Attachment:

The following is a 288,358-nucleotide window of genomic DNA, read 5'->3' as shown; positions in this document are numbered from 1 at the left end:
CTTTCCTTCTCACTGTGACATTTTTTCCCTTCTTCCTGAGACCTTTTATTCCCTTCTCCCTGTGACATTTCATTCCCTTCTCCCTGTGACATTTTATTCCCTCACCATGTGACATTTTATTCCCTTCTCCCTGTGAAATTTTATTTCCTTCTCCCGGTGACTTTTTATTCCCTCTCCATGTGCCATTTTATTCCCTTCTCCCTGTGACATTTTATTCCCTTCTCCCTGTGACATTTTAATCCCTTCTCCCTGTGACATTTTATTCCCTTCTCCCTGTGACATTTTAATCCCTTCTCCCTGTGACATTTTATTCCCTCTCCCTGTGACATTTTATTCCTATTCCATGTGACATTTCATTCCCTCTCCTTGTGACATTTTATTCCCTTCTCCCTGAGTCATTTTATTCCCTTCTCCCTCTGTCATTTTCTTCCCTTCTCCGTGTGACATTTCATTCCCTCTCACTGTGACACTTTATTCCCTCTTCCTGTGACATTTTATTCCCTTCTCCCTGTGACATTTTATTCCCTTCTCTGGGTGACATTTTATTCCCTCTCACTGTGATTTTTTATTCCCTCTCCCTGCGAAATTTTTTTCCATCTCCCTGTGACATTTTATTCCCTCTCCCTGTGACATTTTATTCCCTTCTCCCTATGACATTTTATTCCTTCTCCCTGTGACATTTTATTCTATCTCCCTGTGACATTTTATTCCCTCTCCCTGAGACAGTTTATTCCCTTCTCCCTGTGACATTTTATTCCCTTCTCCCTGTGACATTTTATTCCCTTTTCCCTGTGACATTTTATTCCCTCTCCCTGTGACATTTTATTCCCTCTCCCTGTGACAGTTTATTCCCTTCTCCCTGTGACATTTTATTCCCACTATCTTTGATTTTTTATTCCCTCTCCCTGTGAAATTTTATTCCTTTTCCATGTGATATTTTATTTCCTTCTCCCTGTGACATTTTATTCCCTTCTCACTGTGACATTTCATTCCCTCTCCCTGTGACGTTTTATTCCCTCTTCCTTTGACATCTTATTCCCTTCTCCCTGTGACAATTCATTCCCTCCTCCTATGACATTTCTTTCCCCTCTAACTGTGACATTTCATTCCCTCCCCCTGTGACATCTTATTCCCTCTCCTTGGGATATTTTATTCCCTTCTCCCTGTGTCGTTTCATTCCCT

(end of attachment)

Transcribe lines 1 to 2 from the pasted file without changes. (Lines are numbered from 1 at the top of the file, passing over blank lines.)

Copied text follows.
The following is a 288,358-nucleotide window of genomic DNA, read 5'->3' as shown; positions in this document are numbered from 1 at the left end:
CTTTCCTTCTCACTGTGACATTTTTTCCCTTCTTCCTGAGACCTTTTATTCCCTTCTCCCTGTGACATTTCATTCCCTTCTCCCTGTGACATTTTATTCCCTCACCATGTGACATTTTATTCCCTTCTCCCTGTGAAATTTTATTTCCTTCTCCCGGTGACTTTTTATTCCCTCTCCATGTGCCATTTTATTCCCTTCTCCCTGTGACATTTTATTCCCTTCTCCCTGTGACATTTTAATCCCTTCTCCCTGTGACATTTTATTCCCTTCTCCCTGTGACATTTTAATCCCTTCTCCCTGTGACATTTTATTCCCTCTCCCTGTGACATTTTATTCCTATTCCATGTGACATTTCATTCCCTCTCCTTGTGACATTTTATTCCCTTCTCCCTGAGTCATTTTATTCCCTTCTCCCTCTGTCATTTTCTTCCCTTCTCCGTGTGACATTTCATTCCCTCTCACTGTGACACTTTATTCCCTCTTCCTGTGACATTTTATTCCCTTCTCCCTGTGACATTTTATTCCCTTCTCTGGGTGACATTTTATTCCCTCTCACTGTGATTTTTTATTCCCTCTCCCTGCGAAATTTTTTTCCATCTCCCTGTGACATTTTATTCCCTCTCCCTGTGACATTTTATTCCCTTCTCCCTATGACATTTTATTCCTTCTCCCTGTGACATTTTATTCTATCTCCCTGTGACATTTTATTCCCTCTCCCTGAGACAGTTTATTCCCTTCTCCCTGTGACATTTTATTCCCTTCTCCCTGTGACATTTTATTCCCTTTTCCCTGTGACATTTTATTCCCTCTCCCTGTGACATTTTATTCCCTCTCCCTGTGACAGTTTATTCCCTTCTCCCTGTGACATTTTATTCCCACTATCTTTGATTTTTTATTCCCTCTCCCTGTGAAATTTTATTCCTTTTCCATGTGATATTTTATTTCCTTCTCCCTGTGACATTTTATTCCCTTCTCACTGTGACATTTCATTCCCTCTCCCTGTGACGTTTTATTCCCTCTTCCTTTGACATCTTATTCCCTTCTCCCTGTGACAATTCATTCCCTCCTCCTATGACATTTCTTTCCCCTCTAACTGTGACATTTCATTCCCTCCCCCTGTGACATCTTATTCCCTCTCCTTGGGATATTTTATTCCCTTCTCCCTGTGTCGTTTCATTCCCT